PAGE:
Primary Source: Photo from the Fiery Cross

Note: This resource was selected for educators to use to teach about the relationship between the Ku Klux Klan’s white supremacist ideas on immigration and the Immigration Act of 1924 (Johnson-Reed Act). To use these resources responsibly, please view our teaching ideas, some of which are included in our Reflection Questions and Teaching Suggestions below.

The primary source was culled from the collection of the Indiana State Library by Historian Jill Weiss Simins.

Learning Goal: 

The resources on this website can be used to:

  • Build an understanding of public messages about migration through U.S. history.
  • Inquire about the way public messages about migration influence how people think and act.
  • Identify patterns of prejudice and prepares students to assess whether available public stories about migration are reliable and representative.


Throughout the 1920a, the Klan grew their membership in Indiana and across the country. Donning robes and masks, they marched into churches and made donations to grateful ministers. They held picnics and social events. They showed Klan propaganda movies.  Klan bands recorded albums and Indianapolis even had a KKK record store, the American Record Shop. Members advocated for the prohibition of alcohol and supported prayer in school, issues that especially interested women. Thus, the number of women’s Klan groups increased across the state as well.

Primary Source

The image below is from the Klan newspaper, The Fiery Cross. It depicts the funeral of a leader the group Women of the Ku Klux Klan.

Fiery Cross, December 21, 1923, Hoosier State Chronicles.

Caption Transcription: The above photograph was taken at the burial of Mrs. M. M. Keeton, who died at Lima, Ohio, and was buried in Indianapolis on December 15. The burial was made in Mount Jackson cemetery and was attended by a number of Women of the Ku Klux Klan. Mrs. Keeton was an organizer of that organization.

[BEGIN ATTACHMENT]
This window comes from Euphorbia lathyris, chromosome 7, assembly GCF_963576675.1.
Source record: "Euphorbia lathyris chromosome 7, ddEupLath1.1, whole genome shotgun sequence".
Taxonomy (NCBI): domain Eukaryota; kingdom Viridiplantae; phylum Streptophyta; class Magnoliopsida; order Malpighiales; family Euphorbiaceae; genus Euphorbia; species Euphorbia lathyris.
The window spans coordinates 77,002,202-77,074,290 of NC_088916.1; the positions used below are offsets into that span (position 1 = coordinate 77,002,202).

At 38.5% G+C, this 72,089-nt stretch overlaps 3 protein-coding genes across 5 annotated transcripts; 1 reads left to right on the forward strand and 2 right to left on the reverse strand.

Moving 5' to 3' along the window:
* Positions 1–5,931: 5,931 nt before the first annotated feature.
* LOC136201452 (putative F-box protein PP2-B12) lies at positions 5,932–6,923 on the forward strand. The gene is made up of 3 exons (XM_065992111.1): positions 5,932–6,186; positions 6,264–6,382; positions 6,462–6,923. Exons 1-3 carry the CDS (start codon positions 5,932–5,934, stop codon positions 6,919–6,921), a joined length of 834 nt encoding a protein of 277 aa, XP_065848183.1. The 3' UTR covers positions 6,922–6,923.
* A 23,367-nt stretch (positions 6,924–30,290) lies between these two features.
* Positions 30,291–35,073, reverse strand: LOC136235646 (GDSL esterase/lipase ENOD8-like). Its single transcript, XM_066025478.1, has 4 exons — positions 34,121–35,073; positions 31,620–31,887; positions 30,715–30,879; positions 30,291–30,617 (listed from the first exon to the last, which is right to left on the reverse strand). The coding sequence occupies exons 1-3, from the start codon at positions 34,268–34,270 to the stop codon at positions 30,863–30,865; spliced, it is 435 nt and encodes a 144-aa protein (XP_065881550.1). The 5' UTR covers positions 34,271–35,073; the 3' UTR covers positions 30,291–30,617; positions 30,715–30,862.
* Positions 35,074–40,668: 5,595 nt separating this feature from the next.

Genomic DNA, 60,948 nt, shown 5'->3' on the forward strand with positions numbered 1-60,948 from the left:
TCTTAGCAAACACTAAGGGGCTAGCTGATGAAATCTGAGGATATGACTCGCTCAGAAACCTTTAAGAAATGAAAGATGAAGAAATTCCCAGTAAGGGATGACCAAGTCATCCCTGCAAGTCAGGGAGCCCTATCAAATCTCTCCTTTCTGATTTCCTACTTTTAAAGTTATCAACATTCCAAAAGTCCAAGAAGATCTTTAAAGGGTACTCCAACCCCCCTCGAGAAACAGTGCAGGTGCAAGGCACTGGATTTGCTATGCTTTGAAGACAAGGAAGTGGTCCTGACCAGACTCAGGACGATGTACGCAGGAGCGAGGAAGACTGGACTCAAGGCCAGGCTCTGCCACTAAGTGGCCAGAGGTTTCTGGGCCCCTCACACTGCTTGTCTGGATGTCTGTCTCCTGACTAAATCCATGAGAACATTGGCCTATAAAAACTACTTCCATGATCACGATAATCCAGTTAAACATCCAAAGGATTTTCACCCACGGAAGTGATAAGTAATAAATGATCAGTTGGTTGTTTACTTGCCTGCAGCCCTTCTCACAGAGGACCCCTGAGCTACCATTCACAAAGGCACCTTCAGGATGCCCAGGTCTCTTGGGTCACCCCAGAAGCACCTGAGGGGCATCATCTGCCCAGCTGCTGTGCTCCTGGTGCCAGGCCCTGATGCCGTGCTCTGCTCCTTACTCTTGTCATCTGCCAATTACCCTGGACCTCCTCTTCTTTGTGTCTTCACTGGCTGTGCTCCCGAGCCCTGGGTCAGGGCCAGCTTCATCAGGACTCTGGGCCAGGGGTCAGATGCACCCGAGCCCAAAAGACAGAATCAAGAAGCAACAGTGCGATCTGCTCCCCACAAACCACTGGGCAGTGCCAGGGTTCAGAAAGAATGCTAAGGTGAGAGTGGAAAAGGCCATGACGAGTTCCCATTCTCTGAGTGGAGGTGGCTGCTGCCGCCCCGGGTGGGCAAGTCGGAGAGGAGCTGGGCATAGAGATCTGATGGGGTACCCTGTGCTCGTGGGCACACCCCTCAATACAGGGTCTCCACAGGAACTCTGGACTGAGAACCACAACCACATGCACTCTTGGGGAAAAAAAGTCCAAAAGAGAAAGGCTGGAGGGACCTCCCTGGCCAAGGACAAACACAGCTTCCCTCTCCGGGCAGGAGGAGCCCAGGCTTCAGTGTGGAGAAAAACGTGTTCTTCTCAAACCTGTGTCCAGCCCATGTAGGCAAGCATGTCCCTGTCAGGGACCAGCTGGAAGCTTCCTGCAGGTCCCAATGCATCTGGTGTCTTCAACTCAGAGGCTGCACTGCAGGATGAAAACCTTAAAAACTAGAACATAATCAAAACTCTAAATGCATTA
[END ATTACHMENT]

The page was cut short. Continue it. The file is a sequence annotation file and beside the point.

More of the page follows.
Reflection Questions and Activities

It is essential that students recognize that the Klan’s newspaper, the Fiery Cross, was not intended as objective journalism. It was published as a tool to disseminate the Klan’s perspective and promote their racist and xenophobic vision. The questions and activities below are intended to build an understanding of the role the Klan played in the 1920s in shaping attitudes about immigration, encourage reflection on the way that Klan sought to promote their ideas, as well as consider why so many people found their racist ideas appealing.

The source above includes very few words. At the time time, it documented an event and was published with the intent of sending a message. Who do you think was the intended audience for their message? What message were they trying to send?

Consider using the following thinking routines to frame a close read of the document itself:

Consider using the following thinking routines to encourage reflection and communication about the resource including the perspectives and insights that students bring to the document and take away from their close read. Recognizing that not all of us bring the same perspective and experiences to a study of anti-immigrant racism and its influence on policy, it is extremely important to encourage thoughtful communication across differences. You might begin by either reinforcing any contract you have set up for communication or creating one now. The following routines might be helpful for creating respectful dialogue and reflection:

Source Citation: “Mrs. M. M. Keeton Is Buried at Indianapolis,” Fiery Cross (Indianapolis), December 21, 1923, 9, accessed Hoosier State Chronicles.